The IBM System/370 was announced in June 1970 as the replacement for its extremely successful System/360 range of mainframes. It was 100% upward compatible with System/360, running the same operating systems and application programs and supporting the same peripherals, and thus provided an easy migration path for System/360 customers. It replaced the “solid logic” circuitry used in the 360 with monolithic integrated circuits, and the 370/145 and all subsequent models replaced core memory with semiconductor main memory.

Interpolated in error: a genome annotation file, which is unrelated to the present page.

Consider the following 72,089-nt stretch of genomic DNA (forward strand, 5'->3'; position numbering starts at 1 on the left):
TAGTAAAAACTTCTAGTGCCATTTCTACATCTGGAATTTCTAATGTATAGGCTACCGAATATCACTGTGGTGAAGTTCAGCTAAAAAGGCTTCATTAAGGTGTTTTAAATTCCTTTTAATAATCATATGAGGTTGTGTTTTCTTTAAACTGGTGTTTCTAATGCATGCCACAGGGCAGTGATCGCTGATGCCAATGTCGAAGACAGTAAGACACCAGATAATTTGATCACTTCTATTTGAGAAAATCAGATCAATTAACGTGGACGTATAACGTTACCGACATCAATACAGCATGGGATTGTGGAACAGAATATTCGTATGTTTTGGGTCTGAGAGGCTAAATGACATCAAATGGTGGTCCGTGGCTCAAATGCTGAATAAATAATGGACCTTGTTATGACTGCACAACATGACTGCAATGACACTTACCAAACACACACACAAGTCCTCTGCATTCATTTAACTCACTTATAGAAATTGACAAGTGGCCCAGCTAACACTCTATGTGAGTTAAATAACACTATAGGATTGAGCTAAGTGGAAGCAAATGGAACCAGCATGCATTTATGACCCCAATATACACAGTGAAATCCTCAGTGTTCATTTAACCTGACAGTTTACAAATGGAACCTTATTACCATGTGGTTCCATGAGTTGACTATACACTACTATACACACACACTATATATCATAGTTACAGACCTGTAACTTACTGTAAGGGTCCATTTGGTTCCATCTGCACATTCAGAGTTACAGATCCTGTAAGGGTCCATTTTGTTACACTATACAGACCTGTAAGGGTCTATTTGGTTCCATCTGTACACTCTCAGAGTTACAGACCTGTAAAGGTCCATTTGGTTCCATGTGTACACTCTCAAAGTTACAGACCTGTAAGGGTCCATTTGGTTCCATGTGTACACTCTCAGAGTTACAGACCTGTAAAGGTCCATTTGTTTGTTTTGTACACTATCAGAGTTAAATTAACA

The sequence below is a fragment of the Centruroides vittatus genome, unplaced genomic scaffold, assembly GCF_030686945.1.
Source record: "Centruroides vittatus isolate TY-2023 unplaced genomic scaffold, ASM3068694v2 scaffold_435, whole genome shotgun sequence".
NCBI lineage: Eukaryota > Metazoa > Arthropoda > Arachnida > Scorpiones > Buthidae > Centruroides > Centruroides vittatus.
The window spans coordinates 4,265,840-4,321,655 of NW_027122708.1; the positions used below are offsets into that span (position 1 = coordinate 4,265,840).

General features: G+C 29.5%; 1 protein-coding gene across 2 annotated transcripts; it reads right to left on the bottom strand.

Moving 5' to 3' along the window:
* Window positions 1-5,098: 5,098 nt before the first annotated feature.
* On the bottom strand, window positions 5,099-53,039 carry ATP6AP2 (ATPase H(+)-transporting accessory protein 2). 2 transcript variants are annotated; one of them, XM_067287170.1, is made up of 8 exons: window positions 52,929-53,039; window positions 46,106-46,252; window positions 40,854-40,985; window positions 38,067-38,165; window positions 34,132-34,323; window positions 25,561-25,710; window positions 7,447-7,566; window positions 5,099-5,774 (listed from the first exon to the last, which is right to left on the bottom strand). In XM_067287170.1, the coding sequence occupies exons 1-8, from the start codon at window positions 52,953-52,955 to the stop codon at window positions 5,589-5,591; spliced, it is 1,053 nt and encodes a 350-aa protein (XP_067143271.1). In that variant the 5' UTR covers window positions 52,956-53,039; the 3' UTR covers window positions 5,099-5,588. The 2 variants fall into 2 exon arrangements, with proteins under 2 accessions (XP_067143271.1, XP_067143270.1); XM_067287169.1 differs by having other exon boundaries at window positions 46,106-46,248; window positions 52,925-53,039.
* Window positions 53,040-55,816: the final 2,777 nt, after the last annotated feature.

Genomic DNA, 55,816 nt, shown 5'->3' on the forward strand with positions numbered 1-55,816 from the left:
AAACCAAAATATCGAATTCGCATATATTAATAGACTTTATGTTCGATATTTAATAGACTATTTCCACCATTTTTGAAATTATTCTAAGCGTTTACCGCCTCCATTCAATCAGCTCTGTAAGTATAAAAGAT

When the System/370 was announced, many observers were surprised it did not include virtual memory, which was all the rage in computer architecture at the time, and which IBM had previously introduced in the System/360 model 67 in 1965. In 1972, the original System/370 models 155 and 165 were replaced by the 158 and 168 which did support virtual memory, as did all subsequent models in the series. The System/370 would continue to be marketed for twenty years until replaced by the System/390, with numerous evolutionary changes in the architecture over time.
The IBM 3211 printer shown in the final film was stunning. Nobody made printers like IBM—this beast would crank out 2000 lines per minute, day and night, box after box of paper, without a hiccup.